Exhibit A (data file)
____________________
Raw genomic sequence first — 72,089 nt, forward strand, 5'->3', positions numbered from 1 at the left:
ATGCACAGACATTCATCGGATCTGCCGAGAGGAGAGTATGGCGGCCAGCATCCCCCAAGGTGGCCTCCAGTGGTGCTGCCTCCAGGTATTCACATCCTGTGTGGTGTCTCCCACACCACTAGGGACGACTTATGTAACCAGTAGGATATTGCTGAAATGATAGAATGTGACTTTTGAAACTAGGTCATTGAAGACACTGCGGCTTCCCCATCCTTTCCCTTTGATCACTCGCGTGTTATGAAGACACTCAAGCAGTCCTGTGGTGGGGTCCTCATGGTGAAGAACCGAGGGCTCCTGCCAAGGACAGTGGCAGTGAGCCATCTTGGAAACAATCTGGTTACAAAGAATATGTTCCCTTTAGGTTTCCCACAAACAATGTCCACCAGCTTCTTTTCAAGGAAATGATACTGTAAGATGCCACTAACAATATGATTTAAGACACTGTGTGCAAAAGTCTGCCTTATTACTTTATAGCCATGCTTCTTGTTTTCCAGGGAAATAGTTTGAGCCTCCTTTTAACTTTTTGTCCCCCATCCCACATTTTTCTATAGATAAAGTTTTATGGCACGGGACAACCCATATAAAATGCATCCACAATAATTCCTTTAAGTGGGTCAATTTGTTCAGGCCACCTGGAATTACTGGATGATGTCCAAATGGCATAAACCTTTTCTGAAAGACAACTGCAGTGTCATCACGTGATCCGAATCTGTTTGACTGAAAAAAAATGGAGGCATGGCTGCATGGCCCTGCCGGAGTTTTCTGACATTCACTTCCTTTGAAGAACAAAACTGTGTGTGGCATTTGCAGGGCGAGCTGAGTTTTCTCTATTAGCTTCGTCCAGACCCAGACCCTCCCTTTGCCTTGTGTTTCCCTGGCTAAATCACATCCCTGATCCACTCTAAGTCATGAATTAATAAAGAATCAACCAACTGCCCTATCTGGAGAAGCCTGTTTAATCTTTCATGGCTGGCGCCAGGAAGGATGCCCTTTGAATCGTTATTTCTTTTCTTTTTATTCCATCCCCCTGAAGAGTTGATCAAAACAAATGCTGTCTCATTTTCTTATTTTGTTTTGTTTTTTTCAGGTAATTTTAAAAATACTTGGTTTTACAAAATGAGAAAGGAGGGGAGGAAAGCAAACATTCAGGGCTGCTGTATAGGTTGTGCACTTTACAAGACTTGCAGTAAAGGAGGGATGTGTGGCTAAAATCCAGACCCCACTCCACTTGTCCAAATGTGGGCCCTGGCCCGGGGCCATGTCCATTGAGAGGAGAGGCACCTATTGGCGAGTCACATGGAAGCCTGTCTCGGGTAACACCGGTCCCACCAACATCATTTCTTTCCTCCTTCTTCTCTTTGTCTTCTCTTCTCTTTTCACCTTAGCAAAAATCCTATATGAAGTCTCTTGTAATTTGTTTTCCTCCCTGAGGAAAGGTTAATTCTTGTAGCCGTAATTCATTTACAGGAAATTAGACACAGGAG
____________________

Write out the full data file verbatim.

Raw genomic sequence first — 72,089 nt, forward strand, 5'->3', positions numbered from 1 at the left:
ATGCACAGACATTCATCGGATCTGCCGAGAGGAGAGTATGGCGGCCAGCATCCCCCAAGGTGGCCTCCAGTGGTGCTGCCTCCAGGTATTCACATCCTGTGTGGTGTCTCCCACACCACTAGGGACGACTTATGTAACCAGTAGGATATTGCTGAAATGATAGAATGTGACTTTTGAAACTAGGTCATTGAAGACACTGCGGCTTCCCCATCCTTTCCCTTTGATCACTCGCGTGTTATGAAGACACTCAAGCAGTCCTGTGGTGGGGTCCTCATGGTGAAGAACCGAGGGCTCCTGCCAAGGACAGTGGCAGTGAGCCATCTTGGAAACAATCTGGTTACAAAGAATATGTTCCCTTTAGGTTTCCCACAAACAATGTCCACCAGCTTCTTTTCAAGGAAATGATACTGTAAGATGCCACTAACAATATGATTTAAGACACTGTGTGCAAAAGTCTGCCTTATTACTTTATAGCCATGCTTCTTGTTTTCCAGGGAAATAGTTTGAGCCTCCTTTTAACTTTTTGTCCCCCATCCCACATTTTTCTATAGATAAAGTTTTATGGCACGGGACAACCCATATAAAATGCATCCACAATAATTCCTTTAAGTGGGTCAATTTGTTCAGGCCACCTGGAATTACTGGATGATGTCCAAATGGCATAAACCTTTTCTGAAAGACAACTGCAGTGTCATCACGTGATCCGAATCTGTTTGACTGAAAAAAAATGGAGGCATGGCTGCATGGCCCTGCCGGAGTTTTCTGACATTCACTTCCTTTGAAGAACAAAACTGTGTGTGGCATTTGCAGGGCGAGCTGAGTTTTCTCTATTAGCTTCGTCCAGACCCAGACCCTCCCTTTGCCTTGTGTTTCCCTGGCTAAATCACATCCCTGATCCACTCTAAGTCATGAATTAATAAAGAATCAACCAACTGCCCTATCTGGAGAAGCCTGTTTAATCTTTCATGGCTGGCGCCAGGAAGGATGCCCTTTGAATCGTTATTTCTTTTCTTTTTATTCCATCCCCCTGAAGAGTTGATCAAAACAAATGCTGTCTCATTTTCTTATTTTGTTTTGTTTTTTTCAGGTAATTTTAAAAATACTTGGTTTTACAAAATGAGAAAGGAGGGGAGGAAAGCAAACATTCAGGGCTGCTGTATAGGTTGTGCACTTTACAAGACTTGCAGTAAAGGAGGGATGTGTGGCTAAAATCCAGACCCCACTCCACTTGTCCAAATGTGGGCCCTGGCCCGGGGCCATGTCCATTGAGAGGAGAGGCACCTATTGGCGAGTCACATGGAAGCCTGTCTCGGGTAACACCGGTCCCACCAACATCATTTCTTTCCTCCTTCTTCTCTTTGTCTTCTCTTCTCTTTTCACCTTAGCAAAAATCCTATATGAAGTCTCTTGTAATTTGTTTTCCTCCCTGAGGAAAGGTTAATTCTTGTAGCCGTAATTCATTTACAGGAAATTAGACACAGGAG